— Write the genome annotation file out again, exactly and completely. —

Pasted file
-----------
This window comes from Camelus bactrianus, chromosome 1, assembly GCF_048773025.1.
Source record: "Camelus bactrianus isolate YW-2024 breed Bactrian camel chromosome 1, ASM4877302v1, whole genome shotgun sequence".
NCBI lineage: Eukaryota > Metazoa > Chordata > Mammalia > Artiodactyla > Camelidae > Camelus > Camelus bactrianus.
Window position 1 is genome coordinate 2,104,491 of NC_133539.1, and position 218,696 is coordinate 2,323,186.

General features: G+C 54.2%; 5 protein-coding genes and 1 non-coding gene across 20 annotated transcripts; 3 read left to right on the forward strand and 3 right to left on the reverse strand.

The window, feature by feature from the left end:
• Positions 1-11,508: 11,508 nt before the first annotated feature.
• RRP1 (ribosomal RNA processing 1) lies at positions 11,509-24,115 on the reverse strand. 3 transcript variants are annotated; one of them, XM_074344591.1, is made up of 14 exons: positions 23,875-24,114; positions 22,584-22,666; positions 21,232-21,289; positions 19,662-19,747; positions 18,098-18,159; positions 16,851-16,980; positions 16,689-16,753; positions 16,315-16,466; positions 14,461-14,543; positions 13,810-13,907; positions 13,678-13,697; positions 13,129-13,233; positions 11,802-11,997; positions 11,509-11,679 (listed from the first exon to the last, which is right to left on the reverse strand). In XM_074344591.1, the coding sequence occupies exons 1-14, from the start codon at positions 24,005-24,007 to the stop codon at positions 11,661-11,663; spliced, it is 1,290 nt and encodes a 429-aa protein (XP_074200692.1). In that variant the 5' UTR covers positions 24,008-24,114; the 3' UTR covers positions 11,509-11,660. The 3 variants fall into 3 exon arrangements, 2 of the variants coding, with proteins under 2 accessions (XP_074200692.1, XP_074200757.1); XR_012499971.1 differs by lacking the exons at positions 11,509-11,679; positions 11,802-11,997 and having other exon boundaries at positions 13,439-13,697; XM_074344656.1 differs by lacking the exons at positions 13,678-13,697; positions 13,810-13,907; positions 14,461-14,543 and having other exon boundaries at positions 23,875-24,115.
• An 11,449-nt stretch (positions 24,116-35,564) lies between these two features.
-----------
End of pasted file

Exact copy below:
This window comes from Camelus bactrianus, chromosome 1, assembly GCF_048773025.1.
Source record: "Camelus bactrianus isolate YW-2024 breed Bactrian camel chromosome 1, ASM4877302v1, whole genome shotgun sequence".
NCBI lineage: Eukaryota > Metazoa > Chordata > Mammalia > Artiodactyla > Camelidae > Camelus > Camelus bactrianus.
Window position 1 is genome coordinate 2,104,491 of NC_133539.1, and position 218,696 is coordinate 2,323,186.

General features: G+C 54.2%; 5 protein-coding genes and 1 non-coding gene across 20 annotated transcripts; 3 read left to right on the forward strand and 3 right to left on the reverse strand.

The window, feature by feature from the left end:
• Positions 1-11,508: 11,508 nt before the first annotated feature.
• RRP1 (ribosomal RNA processing 1) lies at positions 11,509-24,115 on the reverse strand. 3 transcript variants are annotated; one of them, XM_074344591.1, is made up of 14 exons: positions 23,875-24,114; positions 22,584-22,666; positions 21,232-21,289; positions 19,662-19,747; positions 18,098-18,159; positions 16,851-16,980; positions 16,689-16,753; positions 16,315-16,466; positions 14,461-14,543; positions 13,810-13,907; positions 13,678-13,697; positions 13,129-13,233; positions 11,802-11,997; positions 11,509-11,679 (listed from the first exon to the last, which is right to left on the reverse strand). In XM_074344591.1, the coding sequence occupies exons 1-14, from the start codon at positions 24,005-24,007 to the stop codon at positions 11,661-11,663; spliced, it is 1,290 nt and encodes a 429-aa protein (XP_074200692.1). In that variant the 5' UTR covers positions 24,008-24,114; the 3' UTR covers positions 11,509-11,660. The 3 variants fall into 3 exon arrangements, 2 of the variants coding, with proteins under 2 accessions (XP_074200692.1, XP_074200757.1); XR_012499971.1 differs by lacking the exons at positions 11,509-11,679; positions 11,802-11,997 and having other exon boundaries at positions 13,439-13,697; XM_074344656.1 differs by lacking the exons at positions 13,678-13,697; positions 13,810-13,907; positions 14,461-14,543 and having other exon boundaries at positions 23,875-24,115.
• An 11,449-nt stretch (positions 24,116-35,564) lies between these two features.